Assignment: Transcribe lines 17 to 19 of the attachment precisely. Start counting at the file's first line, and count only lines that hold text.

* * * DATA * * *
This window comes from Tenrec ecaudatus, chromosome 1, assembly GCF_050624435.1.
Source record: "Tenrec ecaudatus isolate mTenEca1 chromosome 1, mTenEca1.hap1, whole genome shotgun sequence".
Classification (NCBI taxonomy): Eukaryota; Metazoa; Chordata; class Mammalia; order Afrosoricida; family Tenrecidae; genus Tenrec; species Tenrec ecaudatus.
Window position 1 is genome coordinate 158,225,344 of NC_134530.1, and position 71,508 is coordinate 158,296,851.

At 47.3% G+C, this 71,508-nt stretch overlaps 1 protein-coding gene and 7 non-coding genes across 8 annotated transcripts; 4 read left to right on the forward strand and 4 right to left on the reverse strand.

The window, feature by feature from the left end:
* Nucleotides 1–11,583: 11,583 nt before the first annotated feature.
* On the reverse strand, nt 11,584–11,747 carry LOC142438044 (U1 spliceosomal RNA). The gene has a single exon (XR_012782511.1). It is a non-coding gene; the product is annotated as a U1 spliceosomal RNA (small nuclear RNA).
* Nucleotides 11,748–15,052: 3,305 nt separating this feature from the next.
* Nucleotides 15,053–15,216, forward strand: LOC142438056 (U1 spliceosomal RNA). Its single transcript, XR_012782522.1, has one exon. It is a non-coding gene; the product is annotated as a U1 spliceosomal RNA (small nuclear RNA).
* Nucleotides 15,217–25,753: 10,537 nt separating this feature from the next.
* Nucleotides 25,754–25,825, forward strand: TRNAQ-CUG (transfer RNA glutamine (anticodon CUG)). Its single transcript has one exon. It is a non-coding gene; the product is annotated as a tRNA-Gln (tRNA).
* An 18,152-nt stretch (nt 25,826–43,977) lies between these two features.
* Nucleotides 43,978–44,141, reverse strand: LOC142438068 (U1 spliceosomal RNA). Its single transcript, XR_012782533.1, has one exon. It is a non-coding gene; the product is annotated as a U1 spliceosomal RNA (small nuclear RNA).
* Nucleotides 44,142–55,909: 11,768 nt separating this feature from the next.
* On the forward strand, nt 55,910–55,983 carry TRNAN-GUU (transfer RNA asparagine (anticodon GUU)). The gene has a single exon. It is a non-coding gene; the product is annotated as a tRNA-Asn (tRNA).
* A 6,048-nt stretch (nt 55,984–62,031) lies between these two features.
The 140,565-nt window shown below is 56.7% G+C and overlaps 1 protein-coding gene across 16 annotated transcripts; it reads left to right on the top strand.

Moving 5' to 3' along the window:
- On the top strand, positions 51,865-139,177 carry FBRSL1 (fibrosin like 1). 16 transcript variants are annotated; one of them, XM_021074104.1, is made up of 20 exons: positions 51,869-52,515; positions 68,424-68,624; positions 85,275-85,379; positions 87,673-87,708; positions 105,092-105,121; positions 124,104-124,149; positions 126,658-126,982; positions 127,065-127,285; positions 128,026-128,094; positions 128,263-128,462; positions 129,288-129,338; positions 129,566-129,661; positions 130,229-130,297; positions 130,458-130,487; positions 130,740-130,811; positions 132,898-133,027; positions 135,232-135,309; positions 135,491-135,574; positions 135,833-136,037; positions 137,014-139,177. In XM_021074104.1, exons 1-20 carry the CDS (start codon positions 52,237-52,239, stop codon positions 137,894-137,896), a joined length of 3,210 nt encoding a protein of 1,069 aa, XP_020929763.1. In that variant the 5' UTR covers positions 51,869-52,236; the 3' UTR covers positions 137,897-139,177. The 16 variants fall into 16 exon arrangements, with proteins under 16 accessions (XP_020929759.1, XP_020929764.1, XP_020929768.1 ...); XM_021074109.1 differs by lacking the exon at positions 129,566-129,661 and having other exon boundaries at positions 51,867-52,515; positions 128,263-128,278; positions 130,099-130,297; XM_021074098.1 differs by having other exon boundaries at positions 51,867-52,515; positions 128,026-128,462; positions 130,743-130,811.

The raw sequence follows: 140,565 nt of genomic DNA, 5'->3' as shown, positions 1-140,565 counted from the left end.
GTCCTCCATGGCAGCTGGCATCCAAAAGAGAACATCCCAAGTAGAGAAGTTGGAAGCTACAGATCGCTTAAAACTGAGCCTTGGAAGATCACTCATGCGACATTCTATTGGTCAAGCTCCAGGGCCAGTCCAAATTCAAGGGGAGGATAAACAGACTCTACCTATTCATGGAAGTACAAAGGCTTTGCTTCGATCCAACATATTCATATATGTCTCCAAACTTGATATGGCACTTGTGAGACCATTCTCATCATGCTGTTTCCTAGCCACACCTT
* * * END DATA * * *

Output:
* A 6,048-nt stretch (nt 55,984–62,031) lies between these two features.
The 140,565-nt window shown below is 56.7% G+C and overlaps 1 protein-coding gene across 16 annotated transcripts; it reads left to right on the top strand.

Moving 5' to 3' along the window: